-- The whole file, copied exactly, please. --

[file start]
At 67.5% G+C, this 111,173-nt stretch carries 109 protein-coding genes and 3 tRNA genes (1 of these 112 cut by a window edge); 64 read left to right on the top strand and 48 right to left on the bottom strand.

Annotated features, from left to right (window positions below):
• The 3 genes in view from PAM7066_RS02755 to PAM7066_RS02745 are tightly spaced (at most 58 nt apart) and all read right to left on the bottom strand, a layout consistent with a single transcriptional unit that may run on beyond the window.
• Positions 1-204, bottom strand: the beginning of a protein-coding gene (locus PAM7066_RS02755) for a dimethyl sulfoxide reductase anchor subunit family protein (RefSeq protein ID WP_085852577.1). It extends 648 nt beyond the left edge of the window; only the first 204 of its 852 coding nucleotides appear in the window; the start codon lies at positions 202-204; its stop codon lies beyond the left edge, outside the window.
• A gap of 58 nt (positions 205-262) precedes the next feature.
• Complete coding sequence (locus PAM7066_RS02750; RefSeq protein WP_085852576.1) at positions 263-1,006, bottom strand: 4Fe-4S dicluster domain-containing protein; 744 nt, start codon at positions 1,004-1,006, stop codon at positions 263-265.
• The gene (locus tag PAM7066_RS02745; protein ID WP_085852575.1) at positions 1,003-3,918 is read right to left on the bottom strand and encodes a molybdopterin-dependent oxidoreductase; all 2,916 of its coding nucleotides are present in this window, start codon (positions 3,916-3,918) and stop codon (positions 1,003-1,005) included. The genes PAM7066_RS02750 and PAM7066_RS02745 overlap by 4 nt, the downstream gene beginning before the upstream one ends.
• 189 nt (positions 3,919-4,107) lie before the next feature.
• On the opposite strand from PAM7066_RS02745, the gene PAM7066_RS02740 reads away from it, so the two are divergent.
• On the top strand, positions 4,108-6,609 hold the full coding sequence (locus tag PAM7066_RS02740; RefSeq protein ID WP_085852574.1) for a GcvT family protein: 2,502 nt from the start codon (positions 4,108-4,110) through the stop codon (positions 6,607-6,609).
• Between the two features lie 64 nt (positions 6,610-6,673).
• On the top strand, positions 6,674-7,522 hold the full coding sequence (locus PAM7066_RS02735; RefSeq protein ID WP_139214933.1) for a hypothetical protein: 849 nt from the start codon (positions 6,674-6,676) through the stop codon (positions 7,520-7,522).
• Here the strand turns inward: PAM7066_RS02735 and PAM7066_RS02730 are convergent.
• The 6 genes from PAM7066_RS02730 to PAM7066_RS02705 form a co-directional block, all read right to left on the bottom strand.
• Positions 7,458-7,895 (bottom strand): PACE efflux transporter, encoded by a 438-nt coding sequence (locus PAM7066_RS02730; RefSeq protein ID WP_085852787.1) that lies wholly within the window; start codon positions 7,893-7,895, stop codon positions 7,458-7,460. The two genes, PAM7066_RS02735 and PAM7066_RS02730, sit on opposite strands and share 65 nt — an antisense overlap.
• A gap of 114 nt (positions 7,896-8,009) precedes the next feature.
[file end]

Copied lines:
At 67.5% G+C, this 111,173-nt stretch carries 109 protein-coding genes and 3 tRNA genes (1 of these 112 cut by a window edge); 64 read left to right on the top strand and 48 right to left on the bottom strand.

Annotated features, from left to right (window positions below):
• The 3 genes in view from PAM7066_RS02755 to PAM7066_RS02745 are tightly spaced (at most 58 nt apart) and all read right to left on the bottom strand, a layout consistent with a single transcriptional unit that may run on beyond the window.
• Positions 1-204, bottom strand: the beginning of a protein-coding gene (locus PAM7066_RS02755) for a dimethyl sulfoxide reductase anchor subunit family protein (RefSeq protein ID WP_085852577.1). It extends 648 nt beyond the left edge of the window; only the first 204 of its 852 coding nucleotides appear in the window; the start codon lies at positions 202-204; its stop codon lies beyond the left edge, outside the window.
• A gap of 58 nt (positions 205-262) precedes the next feature.
• Complete coding sequence (locus PAM7066_RS02750; RefSeq protein WP_085852576.1) at positions 263-1,006, bottom strand: 4Fe-4S dicluster domain-containing protein; 744 nt, start codon at positions 1,004-1,006, stop codon at positions 263-265.
• The gene (locus tag PAM7066_RS02745; protein ID WP_085852575.1) at positions 1,003-3,918 is read right to left on the bottom strand and encodes a molybdopterin-dependent oxidoreductase; all 2,916 of its coding nucleotides are present in this window, start codon (positions 3,916-3,918) and stop codon (positions 1,003-1,005) included. The genes PAM7066_RS02750 and PAM7066_RS02745 overlap by 4 nt, the downstream gene beginning before the upstream one ends.
• 189 nt (positions 3,919-4,107) lie before the next feature.
• On the opposite strand from PAM7066_RS02745, the gene PAM7066_RS02740 reads away from it, so the two are divergent.
• On the top strand, positions 4,108-6,609 hold the full coding sequence (locus tag PAM7066_RS02740; RefSeq protein ID WP_085852574.1) for a GcvT family protein: 2,502 nt from the start codon (positions 4,108-4,110) through the stop codon (positions 6,607-6,609).
• Between the two features lie 64 nt (positions 6,610-6,673).
• On the top strand, positions 6,674-7,522 hold the full coding sequence (locus PAM7066_RS02735; RefSeq protein ID WP_139214933.1) for a hypothetical protein: 849 nt from the start codon (positions 6,674-6,676) through the stop codon (positions 7,520-7,522).
• Here the strand turns inward: PAM7066_RS02735 and PAM7066_RS02730 are convergent.
• The 6 genes from PAM7066_RS02730 to PAM7066_RS02705 form a co-directional block, all read right to left on the bottom strand.
• Positions 7,458-7,895 (bottom strand): PACE efflux transporter, encoded by a 438-nt coding sequence (locus PAM7066_RS02730; RefSeq protein ID WP_085852787.1) that lies wholly within the window; start codon positions 7,893-7,895, stop codon positions 7,458-7,460. The two genes, PAM7066_RS02735 and PAM7066_RS02730, sit on opposite strands and share 65 nt — an antisense overlap.
• A gap of 114 nt (positions 7,896-8,009) precedes the next feature.